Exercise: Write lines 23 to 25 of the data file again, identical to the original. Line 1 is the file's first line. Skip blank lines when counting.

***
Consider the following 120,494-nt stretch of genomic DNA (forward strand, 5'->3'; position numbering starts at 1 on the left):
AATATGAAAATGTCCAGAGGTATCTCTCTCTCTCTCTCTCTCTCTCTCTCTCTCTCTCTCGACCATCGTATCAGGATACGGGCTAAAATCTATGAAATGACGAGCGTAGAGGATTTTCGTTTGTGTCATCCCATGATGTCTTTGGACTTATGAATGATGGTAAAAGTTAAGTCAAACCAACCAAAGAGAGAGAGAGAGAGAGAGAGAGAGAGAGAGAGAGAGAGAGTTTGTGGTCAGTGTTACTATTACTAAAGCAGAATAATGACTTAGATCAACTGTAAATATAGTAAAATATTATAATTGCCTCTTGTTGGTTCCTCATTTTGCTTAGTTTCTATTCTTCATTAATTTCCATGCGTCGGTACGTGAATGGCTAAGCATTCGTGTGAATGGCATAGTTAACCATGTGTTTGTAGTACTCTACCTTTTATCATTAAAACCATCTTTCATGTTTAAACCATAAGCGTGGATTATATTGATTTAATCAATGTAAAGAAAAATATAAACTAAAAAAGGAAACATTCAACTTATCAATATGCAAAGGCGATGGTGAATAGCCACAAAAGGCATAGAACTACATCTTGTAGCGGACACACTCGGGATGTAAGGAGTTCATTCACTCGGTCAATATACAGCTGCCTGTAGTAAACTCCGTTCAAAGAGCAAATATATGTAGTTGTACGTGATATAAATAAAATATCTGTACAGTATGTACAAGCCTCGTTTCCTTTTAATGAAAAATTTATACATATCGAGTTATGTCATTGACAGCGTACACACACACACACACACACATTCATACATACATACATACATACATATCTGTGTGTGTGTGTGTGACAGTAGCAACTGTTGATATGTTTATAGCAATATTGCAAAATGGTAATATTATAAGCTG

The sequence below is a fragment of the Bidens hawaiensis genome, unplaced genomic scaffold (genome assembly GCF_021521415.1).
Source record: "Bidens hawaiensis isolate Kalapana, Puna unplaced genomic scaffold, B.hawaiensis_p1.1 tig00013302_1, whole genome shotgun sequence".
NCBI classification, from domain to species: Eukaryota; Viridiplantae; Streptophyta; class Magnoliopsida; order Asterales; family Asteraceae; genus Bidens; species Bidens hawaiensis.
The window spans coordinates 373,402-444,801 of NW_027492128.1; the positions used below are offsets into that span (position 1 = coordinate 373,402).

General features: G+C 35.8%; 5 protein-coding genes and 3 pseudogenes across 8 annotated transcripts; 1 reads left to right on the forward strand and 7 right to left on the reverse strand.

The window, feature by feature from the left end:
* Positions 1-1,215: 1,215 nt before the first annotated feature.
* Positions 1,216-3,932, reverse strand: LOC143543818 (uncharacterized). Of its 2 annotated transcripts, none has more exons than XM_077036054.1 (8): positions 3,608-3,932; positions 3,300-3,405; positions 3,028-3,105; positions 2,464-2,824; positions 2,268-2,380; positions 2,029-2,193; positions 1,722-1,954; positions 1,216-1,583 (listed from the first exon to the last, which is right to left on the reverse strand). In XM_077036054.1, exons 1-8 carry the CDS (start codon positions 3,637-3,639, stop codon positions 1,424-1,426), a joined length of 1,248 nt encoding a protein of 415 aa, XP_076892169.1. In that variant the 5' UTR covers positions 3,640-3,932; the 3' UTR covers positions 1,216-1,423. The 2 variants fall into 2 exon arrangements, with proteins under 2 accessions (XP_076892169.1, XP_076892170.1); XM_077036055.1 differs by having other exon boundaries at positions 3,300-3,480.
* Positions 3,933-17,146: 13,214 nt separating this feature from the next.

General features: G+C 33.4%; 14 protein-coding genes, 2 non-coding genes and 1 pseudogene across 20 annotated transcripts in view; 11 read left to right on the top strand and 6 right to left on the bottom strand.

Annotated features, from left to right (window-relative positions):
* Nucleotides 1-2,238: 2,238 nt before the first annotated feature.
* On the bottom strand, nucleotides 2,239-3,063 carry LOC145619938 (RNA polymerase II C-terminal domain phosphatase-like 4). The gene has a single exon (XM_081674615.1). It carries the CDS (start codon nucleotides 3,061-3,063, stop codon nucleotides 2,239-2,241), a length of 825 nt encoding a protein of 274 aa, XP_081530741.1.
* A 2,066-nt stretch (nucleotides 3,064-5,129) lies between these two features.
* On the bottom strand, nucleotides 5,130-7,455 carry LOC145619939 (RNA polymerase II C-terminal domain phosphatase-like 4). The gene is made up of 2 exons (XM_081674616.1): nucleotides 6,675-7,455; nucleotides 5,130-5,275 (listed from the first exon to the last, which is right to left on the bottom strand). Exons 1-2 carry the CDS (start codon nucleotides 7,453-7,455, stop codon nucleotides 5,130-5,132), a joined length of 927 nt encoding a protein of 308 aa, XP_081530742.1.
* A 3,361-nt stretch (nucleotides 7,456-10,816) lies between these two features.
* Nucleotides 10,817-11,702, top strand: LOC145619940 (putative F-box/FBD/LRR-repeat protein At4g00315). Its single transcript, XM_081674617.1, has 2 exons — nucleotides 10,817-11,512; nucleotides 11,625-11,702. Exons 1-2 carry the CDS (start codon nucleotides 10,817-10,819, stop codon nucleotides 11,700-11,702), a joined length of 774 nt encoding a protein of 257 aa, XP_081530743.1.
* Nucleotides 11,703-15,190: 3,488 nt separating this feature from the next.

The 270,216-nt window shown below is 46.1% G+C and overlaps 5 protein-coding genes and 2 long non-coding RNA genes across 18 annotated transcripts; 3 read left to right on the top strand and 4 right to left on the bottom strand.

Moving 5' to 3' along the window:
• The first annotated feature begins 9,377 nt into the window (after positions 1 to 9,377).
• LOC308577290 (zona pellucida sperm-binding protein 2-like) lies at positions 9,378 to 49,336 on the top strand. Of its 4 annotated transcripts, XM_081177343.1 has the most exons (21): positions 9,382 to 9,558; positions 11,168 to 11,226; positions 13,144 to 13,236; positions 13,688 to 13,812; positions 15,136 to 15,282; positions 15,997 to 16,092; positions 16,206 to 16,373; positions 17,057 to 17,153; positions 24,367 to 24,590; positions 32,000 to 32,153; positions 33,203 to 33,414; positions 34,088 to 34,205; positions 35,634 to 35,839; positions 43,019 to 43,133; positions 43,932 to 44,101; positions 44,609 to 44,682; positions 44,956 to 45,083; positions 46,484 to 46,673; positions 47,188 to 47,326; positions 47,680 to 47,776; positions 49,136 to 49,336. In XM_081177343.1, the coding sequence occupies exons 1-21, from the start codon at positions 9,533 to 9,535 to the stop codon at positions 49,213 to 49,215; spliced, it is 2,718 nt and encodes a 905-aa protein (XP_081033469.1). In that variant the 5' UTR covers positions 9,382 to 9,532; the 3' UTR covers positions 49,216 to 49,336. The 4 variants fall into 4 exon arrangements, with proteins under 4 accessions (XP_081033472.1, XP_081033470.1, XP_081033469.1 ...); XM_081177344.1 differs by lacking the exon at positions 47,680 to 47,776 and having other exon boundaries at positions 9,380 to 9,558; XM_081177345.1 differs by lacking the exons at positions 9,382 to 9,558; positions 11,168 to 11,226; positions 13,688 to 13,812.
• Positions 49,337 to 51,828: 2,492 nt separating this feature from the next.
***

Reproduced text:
• The first annotated feature begins 9,377 nt into the window (after positions 1 to 9,377).
• LOC308577290 (zona pellucida sperm-binding protein 2-like) lies at positions 9,378 to 49,336 on the top strand. Of its 4 annotated transcripts, XM_081177343.1 has the most exons (21): positions 9,382 to 9,558; positions 11,168 to 11,226; positions 13,144 to 13,236; positions 13,688 to 13,812; positions 15,136 to 15,282; positions 15,997 to 16,092; positions 16,206 to 16,373; positions 17,057 to 17,153; positions 24,367 to 24,590; positions 32,000 to 32,153; positions 33,203 to 33,414; positions 34,088 to 34,205; positions 35,634 to 35,839; positions 43,019 to 43,133; positions 43,932 to 44,101; positions 44,609 to 44,682; positions 44,956 to 45,083; positions 46,484 to 46,673; positions 47,188 to 47,326; positions 47,680 to 47,776; positions 49,136 to 49,336. In XM_081177343.1, the coding sequence occupies exons 1-21, from the start codon at positions 9,533 to 9,535 to the stop codon at positions 49,213 to 49,215; spliced, it is 2,718 nt and encodes a 905-aa protein (XP_081033469.1). In that variant the 5' UTR covers positions 9,382 to 9,532; the 3' UTR covers positions 49,216 to 49,336. The 4 variants fall into 4 exon arrangements, with proteins under 4 accessions (XP_081033472.1, XP_081033470.1, XP_081033469.1 ...); XM_081177344.1 differs by lacking the exon at positions 47,680 to 47,776 and having other exon boundaries at positions 9,380 to 9,558; XM_081177345.1 differs by lacking the exons at positions 9,382 to 9,558; positions 11,168 to 11,226; positions 13,688 to 13,812.
• Positions 49,337 to 51,828: 2,492 nt separating this feature from the next.